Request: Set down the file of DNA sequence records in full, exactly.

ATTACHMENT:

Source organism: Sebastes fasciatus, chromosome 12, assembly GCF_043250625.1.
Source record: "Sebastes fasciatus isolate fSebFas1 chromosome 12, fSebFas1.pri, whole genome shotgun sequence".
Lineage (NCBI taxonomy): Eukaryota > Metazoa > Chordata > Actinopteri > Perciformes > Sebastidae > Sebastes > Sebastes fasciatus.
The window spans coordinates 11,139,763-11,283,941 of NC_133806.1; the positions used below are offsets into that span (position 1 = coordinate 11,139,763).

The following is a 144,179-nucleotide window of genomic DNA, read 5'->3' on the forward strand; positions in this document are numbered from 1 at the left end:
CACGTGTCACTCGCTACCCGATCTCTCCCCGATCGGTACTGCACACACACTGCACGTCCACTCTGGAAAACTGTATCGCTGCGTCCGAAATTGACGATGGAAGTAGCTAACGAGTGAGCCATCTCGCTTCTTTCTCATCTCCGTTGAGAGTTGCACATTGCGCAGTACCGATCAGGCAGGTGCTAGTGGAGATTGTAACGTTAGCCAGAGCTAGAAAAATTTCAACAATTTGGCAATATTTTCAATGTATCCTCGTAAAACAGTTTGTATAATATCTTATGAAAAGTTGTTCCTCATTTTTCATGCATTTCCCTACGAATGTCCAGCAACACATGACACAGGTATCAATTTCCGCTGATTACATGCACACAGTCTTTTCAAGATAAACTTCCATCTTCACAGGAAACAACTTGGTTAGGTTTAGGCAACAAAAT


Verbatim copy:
Source organism: Sebastes fasciatus, chromosome 12, assembly GCF_043250625.1.
Source record: "Sebastes fasciatus isolate fSebFas1 chromosome 12, fSebFas1.pri, whole genome shotgun sequence".
Lineage (NCBI taxonomy): Eukaryota > Metazoa > Chordata > Actinopteri > Perciformes > Sebastidae > Sebastes > Sebastes fasciatus.
The window spans coordinates 11,139,763-11,283,941 of NC_133806.1; the positions used below are offsets into that span (position 1 = coordinate 11,139,763).

The following is a 144,179-nucleotide window of genomic DNA, read 5'->3' on the forward strand; positions in this document are numbered from 1 at the left end:
CACGTGTCACTCGCTACCCGATCTCTCCCCGATCGGTACTGCACACACACTGCACGTCCACTCTGGAAAACTGTATCGCTGCGTCCGAAATTGACGATGGAAGTAGCTAACGAGTGAGCCATCTCGCTTCTTTCTCATCTCCGTTGAGAGTTGCACATTGCGCAGTACCGATCAGGCAGGTGCTAGTGGAGATTGTAACGTTAGCCAGAGCTAGAAAAATTTCAACAATTTGGCAATATTTTCAATGTATCCTCGTAAAACAGTTTGTATAATATCTTATGAAAAGTTGTTCCTCATTTTTCATGCATTTCCCTACGAATGTCCAGCAACACATGACACAGGTATCAATTTCCGCTGATTACATGCACACAGTCTTTTCAAGATAAACTTCCATCTTCACAGGAAACAACTTGGTTAGGTTTAGGCAACAAAAT